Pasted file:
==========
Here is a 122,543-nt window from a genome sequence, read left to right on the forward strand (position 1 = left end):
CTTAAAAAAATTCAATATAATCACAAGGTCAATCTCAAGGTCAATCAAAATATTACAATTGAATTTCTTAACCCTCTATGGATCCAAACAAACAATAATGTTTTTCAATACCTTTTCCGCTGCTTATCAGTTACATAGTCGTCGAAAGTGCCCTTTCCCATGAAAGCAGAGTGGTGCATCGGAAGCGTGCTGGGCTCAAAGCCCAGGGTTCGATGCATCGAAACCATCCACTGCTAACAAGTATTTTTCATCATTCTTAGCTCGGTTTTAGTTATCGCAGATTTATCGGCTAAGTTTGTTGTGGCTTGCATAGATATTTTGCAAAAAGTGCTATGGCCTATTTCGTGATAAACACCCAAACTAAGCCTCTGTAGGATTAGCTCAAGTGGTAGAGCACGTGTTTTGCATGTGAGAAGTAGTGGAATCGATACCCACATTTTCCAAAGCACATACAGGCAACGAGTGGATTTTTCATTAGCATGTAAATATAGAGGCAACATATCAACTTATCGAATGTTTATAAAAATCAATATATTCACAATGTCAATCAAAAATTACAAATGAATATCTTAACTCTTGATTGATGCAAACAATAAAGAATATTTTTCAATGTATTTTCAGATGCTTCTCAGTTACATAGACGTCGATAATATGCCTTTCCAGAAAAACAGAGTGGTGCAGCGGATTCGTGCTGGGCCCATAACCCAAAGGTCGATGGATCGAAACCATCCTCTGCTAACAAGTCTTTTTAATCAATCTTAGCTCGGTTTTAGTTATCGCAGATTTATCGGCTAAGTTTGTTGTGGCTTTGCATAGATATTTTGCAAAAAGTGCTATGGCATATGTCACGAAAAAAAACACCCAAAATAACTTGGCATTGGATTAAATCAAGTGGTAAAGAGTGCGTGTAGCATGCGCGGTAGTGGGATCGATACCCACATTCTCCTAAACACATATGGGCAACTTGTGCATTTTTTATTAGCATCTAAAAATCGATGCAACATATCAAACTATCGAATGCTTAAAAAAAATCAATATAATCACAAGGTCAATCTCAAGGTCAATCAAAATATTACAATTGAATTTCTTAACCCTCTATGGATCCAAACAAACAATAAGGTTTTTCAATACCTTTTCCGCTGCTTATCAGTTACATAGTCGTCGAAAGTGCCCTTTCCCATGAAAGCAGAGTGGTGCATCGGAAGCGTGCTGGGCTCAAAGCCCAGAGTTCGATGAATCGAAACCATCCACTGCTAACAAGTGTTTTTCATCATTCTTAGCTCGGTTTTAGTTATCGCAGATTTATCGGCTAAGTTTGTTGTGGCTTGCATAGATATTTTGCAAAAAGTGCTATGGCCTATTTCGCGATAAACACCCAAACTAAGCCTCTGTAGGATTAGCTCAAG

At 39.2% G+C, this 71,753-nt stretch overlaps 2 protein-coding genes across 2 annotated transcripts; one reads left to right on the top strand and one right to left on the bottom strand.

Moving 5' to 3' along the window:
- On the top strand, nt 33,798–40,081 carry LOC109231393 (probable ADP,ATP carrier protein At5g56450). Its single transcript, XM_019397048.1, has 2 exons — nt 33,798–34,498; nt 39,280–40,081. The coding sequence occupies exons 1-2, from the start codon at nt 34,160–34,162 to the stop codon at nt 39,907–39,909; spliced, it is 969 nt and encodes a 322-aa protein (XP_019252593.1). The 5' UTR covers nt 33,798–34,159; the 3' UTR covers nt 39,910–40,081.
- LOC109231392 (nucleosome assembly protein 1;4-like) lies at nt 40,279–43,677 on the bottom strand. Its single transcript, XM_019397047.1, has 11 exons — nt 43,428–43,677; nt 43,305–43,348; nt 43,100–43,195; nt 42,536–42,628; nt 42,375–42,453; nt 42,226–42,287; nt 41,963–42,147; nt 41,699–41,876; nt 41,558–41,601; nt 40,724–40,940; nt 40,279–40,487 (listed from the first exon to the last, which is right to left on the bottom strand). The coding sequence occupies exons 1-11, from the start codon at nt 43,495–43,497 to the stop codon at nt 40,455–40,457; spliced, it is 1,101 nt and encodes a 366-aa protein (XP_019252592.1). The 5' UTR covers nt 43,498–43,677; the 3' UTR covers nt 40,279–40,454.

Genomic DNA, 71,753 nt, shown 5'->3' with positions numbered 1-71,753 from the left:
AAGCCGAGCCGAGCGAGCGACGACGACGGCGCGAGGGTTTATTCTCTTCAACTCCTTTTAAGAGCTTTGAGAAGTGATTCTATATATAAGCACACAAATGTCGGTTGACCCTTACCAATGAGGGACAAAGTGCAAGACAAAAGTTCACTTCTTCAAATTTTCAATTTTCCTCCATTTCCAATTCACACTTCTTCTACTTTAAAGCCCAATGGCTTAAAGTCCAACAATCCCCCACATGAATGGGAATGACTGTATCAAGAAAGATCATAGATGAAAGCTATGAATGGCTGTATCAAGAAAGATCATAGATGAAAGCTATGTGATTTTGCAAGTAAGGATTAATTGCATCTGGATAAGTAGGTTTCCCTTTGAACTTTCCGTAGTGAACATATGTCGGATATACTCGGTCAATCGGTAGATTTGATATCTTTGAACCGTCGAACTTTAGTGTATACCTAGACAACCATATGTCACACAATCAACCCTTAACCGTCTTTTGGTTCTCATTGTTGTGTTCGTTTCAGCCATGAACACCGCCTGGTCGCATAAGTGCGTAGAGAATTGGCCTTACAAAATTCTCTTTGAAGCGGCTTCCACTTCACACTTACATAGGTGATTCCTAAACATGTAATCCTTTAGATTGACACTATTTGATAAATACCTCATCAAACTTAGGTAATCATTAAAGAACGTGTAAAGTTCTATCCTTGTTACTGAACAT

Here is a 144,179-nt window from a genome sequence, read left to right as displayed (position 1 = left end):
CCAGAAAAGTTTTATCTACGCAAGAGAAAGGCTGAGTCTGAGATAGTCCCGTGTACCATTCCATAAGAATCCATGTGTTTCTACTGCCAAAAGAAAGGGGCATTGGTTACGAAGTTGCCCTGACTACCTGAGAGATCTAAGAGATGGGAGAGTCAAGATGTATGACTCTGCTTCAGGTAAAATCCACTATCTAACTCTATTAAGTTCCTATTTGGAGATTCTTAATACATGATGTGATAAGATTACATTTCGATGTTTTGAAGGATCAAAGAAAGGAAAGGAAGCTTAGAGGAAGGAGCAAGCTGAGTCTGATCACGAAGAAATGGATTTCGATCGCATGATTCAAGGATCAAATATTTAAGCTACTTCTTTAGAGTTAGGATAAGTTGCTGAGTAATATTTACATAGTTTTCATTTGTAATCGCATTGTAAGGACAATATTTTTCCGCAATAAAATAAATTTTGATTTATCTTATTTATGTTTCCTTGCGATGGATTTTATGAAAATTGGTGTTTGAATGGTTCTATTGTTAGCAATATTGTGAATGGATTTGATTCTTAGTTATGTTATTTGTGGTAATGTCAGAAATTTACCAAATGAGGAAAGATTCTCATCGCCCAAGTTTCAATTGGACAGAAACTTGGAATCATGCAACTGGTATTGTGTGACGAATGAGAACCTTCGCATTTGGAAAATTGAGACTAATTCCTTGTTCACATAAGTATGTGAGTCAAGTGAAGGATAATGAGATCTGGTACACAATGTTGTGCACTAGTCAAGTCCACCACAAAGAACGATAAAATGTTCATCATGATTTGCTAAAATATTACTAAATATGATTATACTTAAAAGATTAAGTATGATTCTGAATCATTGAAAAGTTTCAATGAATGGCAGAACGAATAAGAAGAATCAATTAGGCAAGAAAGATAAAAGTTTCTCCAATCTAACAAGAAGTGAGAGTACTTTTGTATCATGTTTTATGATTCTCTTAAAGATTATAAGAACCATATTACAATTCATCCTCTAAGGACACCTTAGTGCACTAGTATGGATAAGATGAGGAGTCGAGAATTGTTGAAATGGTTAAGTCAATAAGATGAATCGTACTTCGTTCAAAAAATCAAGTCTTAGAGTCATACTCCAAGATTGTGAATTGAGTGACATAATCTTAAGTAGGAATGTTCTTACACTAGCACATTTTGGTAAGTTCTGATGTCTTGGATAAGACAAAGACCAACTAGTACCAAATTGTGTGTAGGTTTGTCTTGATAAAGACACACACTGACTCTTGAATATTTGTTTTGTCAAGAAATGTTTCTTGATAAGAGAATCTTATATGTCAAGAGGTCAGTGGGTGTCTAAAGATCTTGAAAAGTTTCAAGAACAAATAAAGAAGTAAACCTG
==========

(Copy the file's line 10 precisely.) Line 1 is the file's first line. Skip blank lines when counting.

CCAGAAAAGTTTTATCTACGCAAGAGAAAGGCTGAGTCTGAGATAGTCCCGTGTACCATTCCATAAGAATCCATGTGTTTCTACTGCCAAAAGAAAGGGGCATTGGTTACGAAGTTGCCCTGACTACCTGAGAGATCTAAGAGATGGGAGAGTCAAGATGTATGACTCTGCTTCAGGTAAAATCCACTATCTAACTCTATTAAGTTCCTATTTGGAGATTCTTAATACATGATGTGATAAGATTACATTTCGATGTTTTGAAGGATCAAAGAAAGGAAAGGAAGCTTAGAGGAAGGAGCAAGCTGAGTCTGATCACGAAGAAATGGATTTCGATCGCATGATTCAAGGATCAAATATTTAAGCTACTTCTTTAGAGTTAGGATAAGTTGCTGAGTAATATTTACATAGTTTTCATTTGTAATCGCATTGTAAGGACAATATTTTTCCGCAATAAAATAAATTTTGATTTATCTTATTTATGTTTCCTTGCGATGGATTTTATGAAAATTGGTGTTTGAATGGTTCTATTGTTAGCAATATTGTGAATGGATTTGATTCTTAGTTATGTTATTTGTGGTAATGTCAGAAATTTACCAAATGAGGAAAGATTCTCATCGCCCAAGTTTCAATTGGACAGAAACTTGGAATCATGCAACTGGTATTGTGTGACGAATGAGAACCTTCGCATTTGGAAAATTGAGACTAATTCCTTGTTCACATAAGTATGTGAGTCAAGTGAAGGATAATGAGATCTGGTACACAATGTTGTGCACTAGTCAAGTCCACCACAAAGAACGATAAAATGTTCATCATGATTTGCTAAAATATTACTAAATATGATTATACTTAAAAGATTAAGTATGATTCTGAATCATTGAAAAGTTTCAATGAATGGCAGAACGAATAAGAAGAATCAATTAGGCAAGAAAGATAAAAGTTTCTCCAATCTAACAAGAAGTGAGAGTACTTTTGTATCATGTTTTATGATTCTCTTAAAGATTATAAGAACCATATTACAATTCATCCTCTAAGGACACCTTAGTGCACTAGTATGGATAAGATGAGGAGTCGAGAATTGTTGAAATGGTTAAGTCAATAAGATGAATCGTACTTCGTTCAAAAAATCAAGTCTTAGAGTCATACTCCAAGATTGTGAATTGAGTGACATAATCTTAAGTAGGAATGTTCTTACACTAGCACATTTTGGTAAGTTCTGATGTCTTGGATAAGACAAAGACCAACTAGTACCAAATTGTGTGTAGGTTTGTCTTGATAAAGACACACACTGACTCTTGAATATTTGTTTTGTCAAGAAATGTTTCTTGATAAGAGAATCTTATATGTCAAGAGGTCAGTGGGTGTCTAAAGATCTTGAAAAGTTTCAAGAACAAATAAAGAAGTAAACCTG